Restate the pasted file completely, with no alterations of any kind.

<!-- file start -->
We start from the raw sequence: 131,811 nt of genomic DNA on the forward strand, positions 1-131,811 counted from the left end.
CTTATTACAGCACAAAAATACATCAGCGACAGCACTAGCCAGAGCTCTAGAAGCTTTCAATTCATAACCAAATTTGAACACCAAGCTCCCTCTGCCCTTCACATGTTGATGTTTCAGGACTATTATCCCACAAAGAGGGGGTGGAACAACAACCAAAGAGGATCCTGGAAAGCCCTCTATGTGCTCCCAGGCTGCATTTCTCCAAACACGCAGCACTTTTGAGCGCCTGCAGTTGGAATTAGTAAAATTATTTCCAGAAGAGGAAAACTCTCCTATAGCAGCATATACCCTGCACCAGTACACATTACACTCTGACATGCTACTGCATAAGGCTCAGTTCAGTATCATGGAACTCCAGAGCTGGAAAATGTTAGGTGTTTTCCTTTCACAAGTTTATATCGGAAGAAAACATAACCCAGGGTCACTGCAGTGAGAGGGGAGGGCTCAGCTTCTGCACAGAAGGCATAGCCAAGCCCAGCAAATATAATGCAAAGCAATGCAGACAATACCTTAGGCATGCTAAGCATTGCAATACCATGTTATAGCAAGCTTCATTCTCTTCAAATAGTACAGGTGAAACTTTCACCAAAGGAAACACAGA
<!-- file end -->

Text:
We start from the raw sequence: 131,811 nt of genomic DNA on the forward strand, positions 1-131,811 counted from the left end.
CTTATTACAGCACAAAAATACATCAGCGACAGCACTAGCCAGAGCTCTAGAAGCTTTCAATTCATAACCAAATTTGAACACCAAGCTCCCTCTGCCCTTCACATGTTGATGTTTCAGGACTATTATCCCACAAAGAGGGGGTGGAACAACAACCAAAGAGGATCCTGGAAAGCCCTCTATGTGCTCCCAGGCTGCATTTCTCCAAACACGCAGCACTTTTGAGCGCCTGCAGTTGGAATTAGTAAAATTATTTCCAGAAGAGGAAAACTCTCCTATAGCAGCATATACCCTGCACCAGTACACATTACACTCTGACATGCTACTGCATAAGGCTCAGTTCAGTATCATGGAACTCCAGAGCTGGAAAATGTTAGGTGTTTTCCTTTCACAAGTTTATATCGGAAGAAAACATAACCCAGGGTCACTGCAGTGAGAGGGGAGGGCTCAGCTTCTGCACAGAAGGCATAGCCAAGCCCAGCAAATATAATGCAAAGCAATGCAGACAATACCTTAGGCATGCTAAGCATTGCAATACCATGTTATAGCAAGCTTCATTCTCTTCAAATAGTACAGGTGAAACTTTCACCAAAGGAAACACAGA